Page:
VR/AR Privacy Concerns Emerging with the Field’s Development


Online safety has been a hot topic since the emergence of tech. As VR and AR tech progresses, there is also a need for increased security. Recent reporting highlights the top online trends when looking at online crime and ways to prevent them. The emergence of virtual reality has also added an entire new realm to online security. Experts are weighing in on how to be safe online and using virtual reality programs.

These programs still seemed like figments of the imagination in 2011, and now AR and VR are real products that have penetrated modern households. This has left a rapid increase in a rush to produce AR and VR programs. This also means that the security aspect of these programs is needed at the same rate.

Practice Optimal Safety When Using the Internet in Any Respect

Don’t disclose any information that is too personal or doesn’t need to be disclosed. It is one thing to set up an account with your email, but don’t set up your credit card unless you are explicitly purchasing something. It is important to keep track of these interactions to avoid issues.

A VPN router is always a way to protect you from having your information compromised. Advanced encryption and an altered IP address work together to keep your identity and data private. With developments in AR and VR, the VPN model will likely expand within these tech realities as well. Remember, different kinds of data means new privacy risks.

Pay Attention to the AR and VR Industry

According to advisory firm Digi-Capital, the AR/VR market will hit $108 billion by 2021. This number also will most likely include the security software that will likely get better and better with the development of this industry.

The AR and VR market is expanding into healthcare, sports, education etc., which are also industries where privacy and security are often needed. Professionals in these fields will need to remain educated and proactive when thinking of their information security.

Transparency in AR and VR

These emerging technologies raise questions about the privacy of the users. How are these companies going to secure the information gathered from their users? The companies will have to be transparent on how they use their data and where the data is stored. China for example, require foreign companies to store user data locally with Chinese tech partners such as China Telecom and Tencent. This arrangement entails a large degree of government interference and monitoring. Even if the AR or VR company maintains a decent privacy policy, an open backdoor puts users’ data at risk.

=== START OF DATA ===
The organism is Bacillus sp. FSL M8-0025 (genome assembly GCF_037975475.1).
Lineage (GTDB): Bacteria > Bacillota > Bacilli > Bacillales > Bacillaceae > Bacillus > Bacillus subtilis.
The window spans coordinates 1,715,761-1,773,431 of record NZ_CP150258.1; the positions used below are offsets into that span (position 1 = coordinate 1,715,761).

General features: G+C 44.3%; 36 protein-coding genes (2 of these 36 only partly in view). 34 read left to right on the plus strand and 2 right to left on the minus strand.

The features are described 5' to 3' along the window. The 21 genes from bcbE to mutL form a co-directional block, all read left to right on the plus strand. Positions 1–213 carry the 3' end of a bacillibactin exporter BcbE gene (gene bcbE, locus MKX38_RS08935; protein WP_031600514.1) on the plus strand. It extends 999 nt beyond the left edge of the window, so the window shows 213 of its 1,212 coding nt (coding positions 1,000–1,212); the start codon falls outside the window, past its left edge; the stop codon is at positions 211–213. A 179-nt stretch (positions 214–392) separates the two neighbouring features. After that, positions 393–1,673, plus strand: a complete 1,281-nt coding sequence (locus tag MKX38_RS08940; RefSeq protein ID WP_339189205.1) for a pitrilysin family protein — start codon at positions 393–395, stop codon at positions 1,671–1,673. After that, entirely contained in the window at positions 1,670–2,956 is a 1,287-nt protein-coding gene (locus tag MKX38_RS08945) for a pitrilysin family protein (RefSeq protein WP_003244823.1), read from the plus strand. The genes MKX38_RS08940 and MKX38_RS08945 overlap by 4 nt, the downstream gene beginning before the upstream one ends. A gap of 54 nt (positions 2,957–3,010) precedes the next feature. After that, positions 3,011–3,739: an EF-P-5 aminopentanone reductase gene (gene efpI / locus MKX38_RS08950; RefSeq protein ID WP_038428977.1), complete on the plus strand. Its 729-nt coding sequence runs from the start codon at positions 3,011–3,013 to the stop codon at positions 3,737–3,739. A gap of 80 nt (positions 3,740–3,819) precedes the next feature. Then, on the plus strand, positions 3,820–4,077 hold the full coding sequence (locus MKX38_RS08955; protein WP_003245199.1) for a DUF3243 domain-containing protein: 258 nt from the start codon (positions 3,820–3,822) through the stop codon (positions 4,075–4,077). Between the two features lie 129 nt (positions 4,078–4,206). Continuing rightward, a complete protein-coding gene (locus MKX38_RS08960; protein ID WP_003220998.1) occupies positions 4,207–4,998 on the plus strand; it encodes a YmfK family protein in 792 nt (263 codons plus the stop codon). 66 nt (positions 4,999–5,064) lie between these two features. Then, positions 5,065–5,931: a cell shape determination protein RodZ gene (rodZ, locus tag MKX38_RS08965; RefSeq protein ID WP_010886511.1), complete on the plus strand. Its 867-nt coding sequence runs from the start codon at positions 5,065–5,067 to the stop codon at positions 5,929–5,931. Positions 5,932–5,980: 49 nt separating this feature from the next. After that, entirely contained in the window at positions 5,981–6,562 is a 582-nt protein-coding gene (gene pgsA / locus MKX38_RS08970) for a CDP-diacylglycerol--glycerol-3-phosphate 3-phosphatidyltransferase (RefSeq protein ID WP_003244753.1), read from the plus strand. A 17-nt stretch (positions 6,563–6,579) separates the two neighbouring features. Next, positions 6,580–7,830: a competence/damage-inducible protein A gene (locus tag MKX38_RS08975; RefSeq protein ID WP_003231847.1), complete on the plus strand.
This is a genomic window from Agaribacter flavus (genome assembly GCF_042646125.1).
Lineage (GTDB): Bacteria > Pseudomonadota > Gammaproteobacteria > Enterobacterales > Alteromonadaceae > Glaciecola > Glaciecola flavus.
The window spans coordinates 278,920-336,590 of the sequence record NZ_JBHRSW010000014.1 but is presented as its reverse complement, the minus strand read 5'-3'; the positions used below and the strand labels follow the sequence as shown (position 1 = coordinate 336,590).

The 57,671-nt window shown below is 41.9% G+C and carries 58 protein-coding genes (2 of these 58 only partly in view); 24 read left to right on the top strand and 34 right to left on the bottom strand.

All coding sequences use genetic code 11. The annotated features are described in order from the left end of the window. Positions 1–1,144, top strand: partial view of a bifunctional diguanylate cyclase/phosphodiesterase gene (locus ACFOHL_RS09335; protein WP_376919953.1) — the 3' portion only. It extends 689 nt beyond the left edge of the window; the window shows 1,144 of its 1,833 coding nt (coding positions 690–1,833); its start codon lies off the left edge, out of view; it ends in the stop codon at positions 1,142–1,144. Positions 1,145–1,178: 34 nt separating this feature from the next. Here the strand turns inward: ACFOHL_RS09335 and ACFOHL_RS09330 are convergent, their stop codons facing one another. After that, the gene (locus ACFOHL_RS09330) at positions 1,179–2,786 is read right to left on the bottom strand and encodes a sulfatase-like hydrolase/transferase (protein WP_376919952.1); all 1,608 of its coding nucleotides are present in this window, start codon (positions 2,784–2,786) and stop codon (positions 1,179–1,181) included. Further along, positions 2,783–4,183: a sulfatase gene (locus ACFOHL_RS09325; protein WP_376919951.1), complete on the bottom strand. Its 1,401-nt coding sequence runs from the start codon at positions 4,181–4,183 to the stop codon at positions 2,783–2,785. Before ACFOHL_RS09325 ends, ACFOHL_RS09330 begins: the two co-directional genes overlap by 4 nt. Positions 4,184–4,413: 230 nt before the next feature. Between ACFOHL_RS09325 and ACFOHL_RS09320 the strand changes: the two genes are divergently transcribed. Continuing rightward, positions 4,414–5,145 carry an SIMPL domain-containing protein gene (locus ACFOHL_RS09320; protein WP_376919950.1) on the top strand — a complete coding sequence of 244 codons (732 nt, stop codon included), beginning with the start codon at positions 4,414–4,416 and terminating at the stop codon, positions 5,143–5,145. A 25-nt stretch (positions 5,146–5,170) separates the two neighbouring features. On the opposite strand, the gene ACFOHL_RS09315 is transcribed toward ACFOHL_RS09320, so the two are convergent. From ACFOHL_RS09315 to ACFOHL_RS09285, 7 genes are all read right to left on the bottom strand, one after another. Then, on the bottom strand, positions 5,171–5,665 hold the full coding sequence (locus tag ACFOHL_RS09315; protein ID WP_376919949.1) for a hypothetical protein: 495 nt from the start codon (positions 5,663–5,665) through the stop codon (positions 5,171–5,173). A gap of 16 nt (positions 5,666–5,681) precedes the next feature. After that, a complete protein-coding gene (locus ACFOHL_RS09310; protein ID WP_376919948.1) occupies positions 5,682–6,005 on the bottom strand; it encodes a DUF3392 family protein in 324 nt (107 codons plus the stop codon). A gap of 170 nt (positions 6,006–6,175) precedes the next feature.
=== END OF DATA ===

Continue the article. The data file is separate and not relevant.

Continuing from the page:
Things are equally alarming in America. Last year we saw Facebook’s reputation and credibility tarnished over data privacy breaches, while Marriott International reported that over 500 million users were impacted in a data leak. Cases like this are a nightmare in all industries and these AR and VR companies are searching for ways to manage their data ethically and safely. Potential privacy issues can singlehandedly alter a company’s image forever, which is why this field is full of companies taking their time to learn the data privacy ropes.

What are AR and VR Companies Doing for Privacy?

The creepy thing to think about is that these programs have access to the video and audio feed of the user’s surroundings. This is a level of access never before seen at this level in tech or any other industry.

Some of the larger companies working with AR and VR are: Windows Mixed Reality, HTC Vive, Oculus Rift, PlayStation VR, Google Daydream, and Samsung Gear VR. All of these programs have policies available to the users and on their websites. All of their privacy policies are similar, as well. The format or wording might differ from brand to brand, but ultimately they are all the same.

The privacy policies all say that they will share data with third-party companies. This doesn’t include personal data, it’s more the standard information such as statistics on when people are playing the VR games, regional location and how they interact with the system. This is information already being collected by most apps and website, so it isn’t that invasive. They use this data for marketing within VR and AR.

This all is mostly harmless data, but many don’t want to disclose anything they don’t have to when using tech products. This leaves room for the previously mentioned security development in this industry.

These privacy policies will likely change with trial and error and as more people begin purchasing AR and VR products. There also are already many privacy policies already being used by these overarching brands. This might leave the guidelines remotely generic, since they don’t specifically mention VR and AR privacy. Some examples are HTC and Samsung. These companies both have overarching policies that are to be applied to all of their products. You can’t specifically count on tech companies to keep your data safe.

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